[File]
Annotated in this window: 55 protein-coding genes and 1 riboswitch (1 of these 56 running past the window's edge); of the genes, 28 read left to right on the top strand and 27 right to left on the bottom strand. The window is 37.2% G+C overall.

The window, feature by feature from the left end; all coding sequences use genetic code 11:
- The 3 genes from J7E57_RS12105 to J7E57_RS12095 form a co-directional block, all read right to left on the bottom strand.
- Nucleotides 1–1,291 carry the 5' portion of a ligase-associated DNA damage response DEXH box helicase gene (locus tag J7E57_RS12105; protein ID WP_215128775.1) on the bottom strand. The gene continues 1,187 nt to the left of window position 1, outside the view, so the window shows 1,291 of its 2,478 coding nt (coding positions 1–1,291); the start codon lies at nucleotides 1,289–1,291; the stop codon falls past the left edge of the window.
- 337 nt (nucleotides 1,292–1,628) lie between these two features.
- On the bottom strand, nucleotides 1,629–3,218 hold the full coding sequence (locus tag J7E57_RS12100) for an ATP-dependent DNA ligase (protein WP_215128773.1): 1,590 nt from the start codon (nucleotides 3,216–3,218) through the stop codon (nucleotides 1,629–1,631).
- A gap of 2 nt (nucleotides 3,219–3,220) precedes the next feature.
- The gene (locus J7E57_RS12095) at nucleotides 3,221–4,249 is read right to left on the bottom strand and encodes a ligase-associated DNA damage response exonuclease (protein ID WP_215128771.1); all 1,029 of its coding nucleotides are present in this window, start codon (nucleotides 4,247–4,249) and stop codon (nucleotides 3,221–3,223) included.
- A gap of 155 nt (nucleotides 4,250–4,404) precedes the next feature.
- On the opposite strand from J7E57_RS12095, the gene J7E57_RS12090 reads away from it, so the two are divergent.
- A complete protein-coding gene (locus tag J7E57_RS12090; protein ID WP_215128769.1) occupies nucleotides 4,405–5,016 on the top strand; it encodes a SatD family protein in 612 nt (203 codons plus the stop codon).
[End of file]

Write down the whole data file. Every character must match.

Annotated in this window: 55 protein-coding genes and 1 riboswitch (1 of these 56 running past the window's edge); of the genes, 28 read left to right on the top strand and 27 right to left on the bottom strand. The window is 37.2% G+C overall.

The window, feature by feature from the left end; all coding sequences use genetic code 11:
- The 3 genes from J7E57_RS12105 to J7E57_RS12095 form a co-directional block, all read right to left on the bottom strand.
- Nucleotides 1–1,291 carry the 5' portion of a ligase-associated DNA damage response DEXH box helicase gene (locus tag J7E57_RS12105; protein ID WP_215128775.1) on the bottom strand. The gene continues 1,187 nt to the left of window position 1, outside the view, so the window shows 1,291 of its 2,478 coding nt (coding positions 1–1,291); the start codon lies at nucleotides 1,289–1,291; the stop codon falls past the left edge of the window.
- 337 nt (nucleotides 1,292–1,628) lie between these two features.
- On the bottom strand, nucleotides 1,629–3,218 hold the full coding sequence (locus tag J7E57_RS12100) for an ATP-dependent DNA ligase (protein WP_215128773.1): 1,590 nt from the start codon (nucleotides 3,216–3,218) through the stop codon (nucleotides 1,629–1,631).
- A gap of 2 nt (nucleotides 3,219–3,220) precedes the next feature.
- The gene (locus J7E57_RS12095) at nucleotides 3,221–4,249 is read right to left on the bottom strand and encodes a ligase-associated DNA damage response exonuclease (protein ID WP_215128771.1); all 1,029 of its coding nucleotides are present in this window, start codon (nucleotides 4,247–4,249) and stop codon (nucleotides 3,221–3,223) included.
- A gap of 155 nt (nucleotides 4,250–4,404) precedes the next feature.
- On the opposite strand from J7E57_RS12095, the gene J7E57_RS12090 reads away from it, so the two are divergent.
- A complete protein-coding gene (locus tag J7E57_RS12090; protein ID WP_215128769.1) occupies nucleotides 4,405–5,016 on the top strand; it encodes a SatD family protein in 612 nt (203 codons plus the stop codon).